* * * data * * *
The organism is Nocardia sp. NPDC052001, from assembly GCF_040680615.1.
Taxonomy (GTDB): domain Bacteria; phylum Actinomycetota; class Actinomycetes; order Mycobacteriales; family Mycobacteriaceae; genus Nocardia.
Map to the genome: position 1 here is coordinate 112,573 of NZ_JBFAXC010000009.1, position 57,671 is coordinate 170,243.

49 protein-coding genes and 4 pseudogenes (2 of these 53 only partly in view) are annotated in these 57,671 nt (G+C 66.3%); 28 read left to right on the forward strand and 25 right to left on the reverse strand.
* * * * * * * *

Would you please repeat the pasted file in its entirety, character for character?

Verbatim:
The organism is Nocardia sp. NPDC052001, from assembly GCF_040680615.1.
Taxonomy (GTDB): domain Bacteria; phylum Actinomycetota; class Actinomycetes; order Mycobacteriales; family Mycobacteriaceae; genus Nocardia.
Map to the genome: position 1 here is coordinate 112,573 of NZ_JBFAXC010000009.1, position 57,671 is coordinate 170,243.

49 protein-coding genes and 4 pseudogenes (2 of these 53 only partly in view) are annotated in these 57,671 nt (G+C 66.3%); 28 read left to right on the forward strand and 25 right to left on the reverse strand.